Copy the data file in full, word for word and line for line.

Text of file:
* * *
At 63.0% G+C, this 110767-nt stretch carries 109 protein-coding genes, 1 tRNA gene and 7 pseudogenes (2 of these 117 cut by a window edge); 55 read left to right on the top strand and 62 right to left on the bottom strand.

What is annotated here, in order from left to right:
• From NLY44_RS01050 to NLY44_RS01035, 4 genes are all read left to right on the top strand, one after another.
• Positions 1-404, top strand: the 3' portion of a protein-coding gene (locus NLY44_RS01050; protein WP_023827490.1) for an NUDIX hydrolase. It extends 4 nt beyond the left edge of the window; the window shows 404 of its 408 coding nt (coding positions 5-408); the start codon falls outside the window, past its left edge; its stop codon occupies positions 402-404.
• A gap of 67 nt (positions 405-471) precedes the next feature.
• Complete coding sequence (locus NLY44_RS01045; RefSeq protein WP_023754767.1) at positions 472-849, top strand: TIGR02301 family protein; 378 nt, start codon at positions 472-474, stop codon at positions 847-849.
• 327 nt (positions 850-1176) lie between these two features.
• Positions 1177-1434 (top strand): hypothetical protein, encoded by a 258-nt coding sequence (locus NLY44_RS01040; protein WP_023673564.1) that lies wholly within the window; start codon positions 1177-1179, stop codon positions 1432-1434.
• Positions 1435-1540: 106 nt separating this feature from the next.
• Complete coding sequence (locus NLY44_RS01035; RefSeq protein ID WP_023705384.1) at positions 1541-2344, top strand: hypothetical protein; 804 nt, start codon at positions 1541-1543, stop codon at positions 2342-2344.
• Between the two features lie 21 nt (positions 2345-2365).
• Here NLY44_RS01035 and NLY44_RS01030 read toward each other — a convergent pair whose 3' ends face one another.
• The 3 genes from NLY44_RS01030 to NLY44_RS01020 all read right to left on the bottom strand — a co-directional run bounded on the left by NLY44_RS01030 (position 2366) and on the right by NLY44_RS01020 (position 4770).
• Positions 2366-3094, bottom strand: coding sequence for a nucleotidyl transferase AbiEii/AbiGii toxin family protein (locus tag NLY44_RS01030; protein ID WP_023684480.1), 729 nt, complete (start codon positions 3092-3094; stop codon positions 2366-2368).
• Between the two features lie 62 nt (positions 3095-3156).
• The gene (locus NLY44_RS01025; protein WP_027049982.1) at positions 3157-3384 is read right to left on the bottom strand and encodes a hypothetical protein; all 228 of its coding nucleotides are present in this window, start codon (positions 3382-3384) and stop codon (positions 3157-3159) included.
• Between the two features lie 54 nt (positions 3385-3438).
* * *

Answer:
At 63.0% G+C, this 110767-nt stretch carries 109 protein-coding genes, 1 tRNA gene and 7 pseudogenes (2 of these 117 cut by a window edge); 55 read left to right on the top strand and 62 right to left on the bottom strand.

What is annotated here, in order from left to right:
• From NLY44_RS01050 to NLY44_RS01035, 4 genes are all read left to right on the top strand, one after another.
• Positions 1-404, top strand: the 3' portion of a protein-coding gene (locus NLY44_RS01050; protein WP_023827490.1) for an NUDIX hydrolase. It extends 4 nt beyond the left edge of the window; the window shows 404 of its 408 coding nt (coding positions 5-408); the start codon falls outside the window, past its left edge; its stop codon occupies positions 402-404.
• A gap of 67 nt (positions 405-471) precedes the next feature.
• Complete coding sequence (locus NLY44_RS01045; RefSeq protein WP_023754767.1) at positions 472-849, top strand: TIGR02301 family protein; 378 nt, start codon at positions 472-474, stop codon at positions 847-849.
• 327 nt (positions 850-1176) lie between these two features.
• Positions 1177-1434 (top strand): hypothetical protein, encoded by a 258-nt coding sequence (locus NLY44_RS01040; protein WP_023673564.1) that lies wholly within the window; start codon positions 1177-1179, stop codon positions 1432-1434.
• Positions 1435-1540: 106 nt separating this feature from the next.
• Complete coding sequence (locus NLY44_RS01035; RefSeq protein ID WP_023705384.1) at positions 1541-2344, top strand: hypothetical protein; 804 nt, start codon at positions 1541-1543, stop codon at positions 2342-2344.
• Between the two features lie 21 nt (positions 2345-2365).
• Here NLY44_RS01035 and NLY44_RS01030 read toward each other — a convergent pair whose 3' ends face one another.
• The 3 genes from NLY44_RS01030 to NLY44_RS01020 all read right to left on the bottom strand — a co-directional run bounded on the left by NLY44_RS01030 (position 2366) and on the right by NLY44_RS01020 (position 4770).
• Positions 2366-3094, bottom strand: coding sequence for a nucleotidyl transferase AbiEii/AbiGii toxin family protein (locus tag NLY44_RS01030; protein ID WP_023684480.1), 729 nt, complete (start codon positions 3092-3094; stop codon positions 2366-2368).
• Between the two features lie 62 nt (positions 3095-3156).
• The gene (locus NLY44_RS01025; protein WP_027049982.1) at positions 3157-3384 is read right to left on the bottom strand and encodes a hypothetical protein; all 228 of its coding nucleotides are present in this window, start codon (positions 3382-3384) and stop codon (positions 3157-3159) included.
• Between the two features lie 54 nt (positions 3385-3438).